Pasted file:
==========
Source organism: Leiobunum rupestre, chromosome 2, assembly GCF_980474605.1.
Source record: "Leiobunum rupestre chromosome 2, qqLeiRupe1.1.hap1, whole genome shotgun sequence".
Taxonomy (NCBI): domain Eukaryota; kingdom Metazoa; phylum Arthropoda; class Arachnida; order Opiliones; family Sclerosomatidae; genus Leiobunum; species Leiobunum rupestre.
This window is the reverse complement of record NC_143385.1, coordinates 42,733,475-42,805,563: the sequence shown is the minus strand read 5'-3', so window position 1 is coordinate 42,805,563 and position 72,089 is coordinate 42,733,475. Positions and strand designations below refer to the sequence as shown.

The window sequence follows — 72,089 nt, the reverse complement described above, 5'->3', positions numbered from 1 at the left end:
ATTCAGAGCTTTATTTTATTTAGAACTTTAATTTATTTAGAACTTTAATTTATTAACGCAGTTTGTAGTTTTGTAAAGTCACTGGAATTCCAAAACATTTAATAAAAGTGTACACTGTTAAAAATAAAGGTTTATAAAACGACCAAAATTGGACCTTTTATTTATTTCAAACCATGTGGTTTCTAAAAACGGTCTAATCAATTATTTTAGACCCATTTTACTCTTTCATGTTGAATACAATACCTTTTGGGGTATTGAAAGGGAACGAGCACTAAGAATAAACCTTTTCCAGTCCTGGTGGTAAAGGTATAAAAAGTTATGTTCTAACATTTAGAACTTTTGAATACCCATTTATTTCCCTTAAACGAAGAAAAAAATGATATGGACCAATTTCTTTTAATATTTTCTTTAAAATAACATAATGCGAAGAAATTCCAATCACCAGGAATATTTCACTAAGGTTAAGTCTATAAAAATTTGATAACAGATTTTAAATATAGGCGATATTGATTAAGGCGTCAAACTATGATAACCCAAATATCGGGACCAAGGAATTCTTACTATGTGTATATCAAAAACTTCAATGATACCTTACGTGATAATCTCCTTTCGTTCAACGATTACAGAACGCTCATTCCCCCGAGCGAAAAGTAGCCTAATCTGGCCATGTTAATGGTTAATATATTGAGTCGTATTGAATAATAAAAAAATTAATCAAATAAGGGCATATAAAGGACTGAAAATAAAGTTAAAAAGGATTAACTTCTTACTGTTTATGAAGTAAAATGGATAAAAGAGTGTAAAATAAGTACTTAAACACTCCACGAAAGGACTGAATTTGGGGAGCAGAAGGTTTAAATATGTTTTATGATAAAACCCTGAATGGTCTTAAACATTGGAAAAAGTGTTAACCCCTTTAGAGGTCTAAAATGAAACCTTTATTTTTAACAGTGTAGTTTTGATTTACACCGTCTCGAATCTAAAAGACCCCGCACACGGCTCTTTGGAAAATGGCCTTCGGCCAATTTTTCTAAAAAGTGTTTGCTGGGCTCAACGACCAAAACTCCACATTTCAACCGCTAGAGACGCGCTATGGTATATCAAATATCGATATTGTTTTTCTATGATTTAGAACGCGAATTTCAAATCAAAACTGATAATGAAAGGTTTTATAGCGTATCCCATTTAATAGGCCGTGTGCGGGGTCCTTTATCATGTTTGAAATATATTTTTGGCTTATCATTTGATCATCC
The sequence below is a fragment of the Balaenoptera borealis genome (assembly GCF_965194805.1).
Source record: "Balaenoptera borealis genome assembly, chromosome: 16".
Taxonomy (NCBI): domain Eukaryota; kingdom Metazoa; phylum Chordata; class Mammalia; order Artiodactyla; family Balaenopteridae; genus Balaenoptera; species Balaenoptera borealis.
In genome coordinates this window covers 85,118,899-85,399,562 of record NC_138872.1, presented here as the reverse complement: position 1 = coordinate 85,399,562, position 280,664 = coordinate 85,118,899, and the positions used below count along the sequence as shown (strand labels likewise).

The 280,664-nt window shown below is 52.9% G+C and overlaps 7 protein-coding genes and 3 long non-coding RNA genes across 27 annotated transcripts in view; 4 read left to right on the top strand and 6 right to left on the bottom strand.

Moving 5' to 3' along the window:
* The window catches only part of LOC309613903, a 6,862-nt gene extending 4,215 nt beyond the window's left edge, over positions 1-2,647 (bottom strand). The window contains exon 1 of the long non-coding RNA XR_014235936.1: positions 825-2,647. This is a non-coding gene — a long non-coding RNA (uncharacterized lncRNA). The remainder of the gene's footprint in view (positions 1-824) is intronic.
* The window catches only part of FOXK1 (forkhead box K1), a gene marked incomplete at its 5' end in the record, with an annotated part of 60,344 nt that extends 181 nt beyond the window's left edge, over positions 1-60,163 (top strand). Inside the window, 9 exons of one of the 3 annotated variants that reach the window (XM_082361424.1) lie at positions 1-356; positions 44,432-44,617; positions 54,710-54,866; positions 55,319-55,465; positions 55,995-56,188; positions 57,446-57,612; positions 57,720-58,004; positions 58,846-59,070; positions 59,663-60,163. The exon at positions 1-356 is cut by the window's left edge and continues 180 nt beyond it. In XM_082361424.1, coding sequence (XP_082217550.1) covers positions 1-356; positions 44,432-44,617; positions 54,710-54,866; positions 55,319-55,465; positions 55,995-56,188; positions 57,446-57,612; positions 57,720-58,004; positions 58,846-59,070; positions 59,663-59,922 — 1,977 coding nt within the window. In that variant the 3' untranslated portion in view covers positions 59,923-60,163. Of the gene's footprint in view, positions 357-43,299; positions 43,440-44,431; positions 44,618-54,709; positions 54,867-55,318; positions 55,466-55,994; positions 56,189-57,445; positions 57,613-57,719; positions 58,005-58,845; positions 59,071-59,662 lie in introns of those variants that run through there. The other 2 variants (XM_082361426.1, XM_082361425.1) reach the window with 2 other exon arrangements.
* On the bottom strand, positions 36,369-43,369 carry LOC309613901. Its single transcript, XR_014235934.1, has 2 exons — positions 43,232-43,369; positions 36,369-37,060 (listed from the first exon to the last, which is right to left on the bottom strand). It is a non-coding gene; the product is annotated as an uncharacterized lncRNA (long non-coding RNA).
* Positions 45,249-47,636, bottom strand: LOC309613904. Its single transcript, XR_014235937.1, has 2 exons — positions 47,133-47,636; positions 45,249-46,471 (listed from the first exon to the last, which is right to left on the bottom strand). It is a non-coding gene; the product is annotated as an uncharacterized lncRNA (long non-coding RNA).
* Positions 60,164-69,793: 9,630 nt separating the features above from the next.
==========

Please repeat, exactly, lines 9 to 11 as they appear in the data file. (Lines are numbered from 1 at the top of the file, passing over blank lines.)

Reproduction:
Taxonomy (NCBI): domain Eukaryota; kingdom Metazoa; phylum Chordata; class Mammalia; order Artiodactyla; family Balaenopteridae; genus Balaenoptera; species Balaenoptera borealis.
In genome coordinates this window covers 85,118,899-85,399,562 of record NC_138872.1, presented here as the reverse complement: position 1 = coordinate 85,399,562, position 280,664 = coordinate 85,118,899, and the positions used below count along the sequence as shown (strand labels likewise).

The 280,664-nt window shown below is 52.9% G+C and overlaps 7 protein-coding genes and 3 long non-coding RNA genes across 27 annotated transcripts in view; 4 read left to right on the top strand and 6 right to left on the bottom strand.